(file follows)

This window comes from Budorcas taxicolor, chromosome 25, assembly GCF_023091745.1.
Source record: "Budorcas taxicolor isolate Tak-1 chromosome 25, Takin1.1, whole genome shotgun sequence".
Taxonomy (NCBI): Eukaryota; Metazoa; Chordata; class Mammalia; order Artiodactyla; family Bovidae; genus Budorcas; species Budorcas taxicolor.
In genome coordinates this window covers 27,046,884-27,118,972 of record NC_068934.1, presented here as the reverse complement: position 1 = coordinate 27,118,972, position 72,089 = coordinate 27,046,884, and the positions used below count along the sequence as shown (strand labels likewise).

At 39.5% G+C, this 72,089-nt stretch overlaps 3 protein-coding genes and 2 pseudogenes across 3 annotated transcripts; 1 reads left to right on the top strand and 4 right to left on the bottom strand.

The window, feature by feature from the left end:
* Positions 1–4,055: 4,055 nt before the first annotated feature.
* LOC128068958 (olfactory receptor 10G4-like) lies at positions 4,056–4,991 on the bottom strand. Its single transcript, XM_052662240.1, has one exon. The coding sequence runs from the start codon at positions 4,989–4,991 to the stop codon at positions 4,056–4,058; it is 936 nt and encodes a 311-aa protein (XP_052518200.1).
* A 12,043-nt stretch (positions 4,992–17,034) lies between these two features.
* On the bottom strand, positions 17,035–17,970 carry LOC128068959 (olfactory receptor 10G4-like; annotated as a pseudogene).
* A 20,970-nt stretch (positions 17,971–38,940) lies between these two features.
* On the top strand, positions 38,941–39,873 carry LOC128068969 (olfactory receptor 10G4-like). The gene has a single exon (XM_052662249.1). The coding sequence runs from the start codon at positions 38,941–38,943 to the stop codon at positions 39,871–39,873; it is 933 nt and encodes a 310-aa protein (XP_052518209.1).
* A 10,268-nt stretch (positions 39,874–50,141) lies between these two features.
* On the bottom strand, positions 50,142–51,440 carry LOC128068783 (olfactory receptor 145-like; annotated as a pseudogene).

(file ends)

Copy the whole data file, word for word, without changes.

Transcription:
This window comes from Budorcas taxicolor, chromosome 25, assembly GCF_023091745.1.
Source record: "Budorcas taxicolor isolate Tak-1 chromosome 25, Takin1.1, whole genome shotgun sequence".
Taxonomy (NCBI): Eukaryota; Metazoa; Chordata; class Mammalia; order Artiodactyla; family Bovidae; genus Budorcas; species Budorcas taxicolor.
In genome coordinates this window covers 27,046,884-27,118,972 of record NC_068934.1, presented here as the reverse complement: position 1 = coordinate 27,118,972, position 72,089 = coordinate 27,046,884, and the positions used below count along the sequence as shown (strand labels likewise).

At 39.5% G+C, this 72,089-nt stretch overlaps 3 protein-coding genes and 2 pseudogenes across 3 annotated transcripts; 1 reads left to right on the top strand and 4 right to left on the bottom strand.

The window, feature by feature from the left end:
* Positions 1–4,055: 4,055 nt before the first annotated feature.
* LOC128068958 (olfactory receptor 10G4-like) lies at positions 4,056–4,991 on the bottom strand. Its single transcript, XM_052662240.1, has one exon. The coding sequence runs from the start codon at positions 4,989–4,991 to the stop codon at positions 4,056–4,058; it is 936 nt and encodes a 311-aa protein (XP_052518200.1).
* A 12,043-nt stretch (positions 4,992–17,034) lies between these two features.
* On the bottom strand, positions 17,035–17,970 carry LOC128068959 (olfactory receptor 10G4-like; annotated as a pseudogene).
* A 20,970-nt stretch (positions 17,971–38,940) lies between these two features.
* On the top strand, positions 38,941–39,873 carry LOC128068969 (olfactory receptor 10G4-like). The gene has a single exon (XM_052662249.1). The coding sequence runs from the start codon at positions 38,941–38,943 to the stop codon at positions 39,871–39,873; it is 933 nt and encodes a 310-aa protein (XP_052518209.1).
* A 10,268-nt stretch (positions 39,874–50,141) lies between these two features.
* On the bottom strand, positions 50,142–51,440 carry LOC128068783 (olfactory receptor 145-like; annotated as a pseudogene).